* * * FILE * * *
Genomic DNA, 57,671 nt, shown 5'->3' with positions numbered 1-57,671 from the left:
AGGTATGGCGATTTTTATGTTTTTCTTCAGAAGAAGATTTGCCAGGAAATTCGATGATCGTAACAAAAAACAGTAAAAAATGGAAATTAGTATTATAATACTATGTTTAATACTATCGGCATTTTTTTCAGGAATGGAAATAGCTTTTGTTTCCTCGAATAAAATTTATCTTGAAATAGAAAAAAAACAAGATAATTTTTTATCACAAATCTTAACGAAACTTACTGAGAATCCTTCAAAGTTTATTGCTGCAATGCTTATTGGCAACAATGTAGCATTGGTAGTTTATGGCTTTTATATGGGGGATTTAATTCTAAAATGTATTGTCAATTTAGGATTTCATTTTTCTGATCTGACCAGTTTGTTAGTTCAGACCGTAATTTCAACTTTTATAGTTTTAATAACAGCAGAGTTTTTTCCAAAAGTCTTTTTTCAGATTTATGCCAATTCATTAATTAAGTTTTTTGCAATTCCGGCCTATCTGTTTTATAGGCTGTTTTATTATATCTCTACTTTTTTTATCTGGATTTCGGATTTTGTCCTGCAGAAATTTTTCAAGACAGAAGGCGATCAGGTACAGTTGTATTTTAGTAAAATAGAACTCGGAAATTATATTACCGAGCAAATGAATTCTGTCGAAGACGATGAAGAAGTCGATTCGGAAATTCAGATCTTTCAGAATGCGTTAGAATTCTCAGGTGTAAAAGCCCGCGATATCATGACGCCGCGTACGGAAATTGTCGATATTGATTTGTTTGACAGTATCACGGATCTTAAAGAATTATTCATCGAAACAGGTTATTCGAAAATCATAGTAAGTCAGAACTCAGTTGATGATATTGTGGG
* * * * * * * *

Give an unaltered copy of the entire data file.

Genomic DNA, 57,671 nt, shown 5'->3' with positions numbered 1-57,671 from the left:
AGGTATGGCGATTTTTATGTTTTTCTTCAGAAGAAGATTTGCCAGGAAATTCGATGATCGTAACAAAAAACAGTAAAAAATGGAAATTAGTATTATAATACTATGTTTAATACTATCGGCATTTTTTTCAGGAATGGAAATAGCTTTTGTTTCCTCGAATAAAATTTATCTTGAAATAGAAAAAAAACAAGATAATTTTTTATCACAAATCTTAACGAAACTTACTGAGAATCCTTCAAAGTTTATTGCTGCAATGCTTATTGGCAACAATGTAGCATTGGTAGTTTATGGCTTTTATATGGGGGATTTAATTCTAAAATGTATTGTCAATTTAGGATTTCATTTTTCTGATCTGACCAGTTTGTTAGTTCAGACCGTAATTTCAACTTTTATAGTTTTAATAACAGCAGAGTTTTTTCCAAAAGTCTTTTTTCAGATTTATGCCAATTCATTAATTAAGTTTTTTGCAATTCCGGCCTATCTGTTTTATAGGCTGTTTTATTATATCTCTACTTTTTTTATCTGGATTTCGGATTTTGTCCTGCAGAAATTTTTCAAGACAGAAGGCGATCAGGTACAGTTGTATTTTAGTAAAATAGAACTCGGAAATTATATTACCGAGCAAATGAATTCTGTCGAAGACGATGAAGAAGTCGATTCGGAAATTCAGATCTTTCAGAATGCGTTAGAATTCTCAGGTGTAAAAGCCCGCGATATCATGACGCCGCGTACGGAAATTGTCGATATTGATTTGTTTGACAGTATCACGGATCTTAAAGAATTATTCATCGAAACAGGTTATTCGAAAATCATAGTAAGTCAGAACTCAGTTGATGATATTGTGGG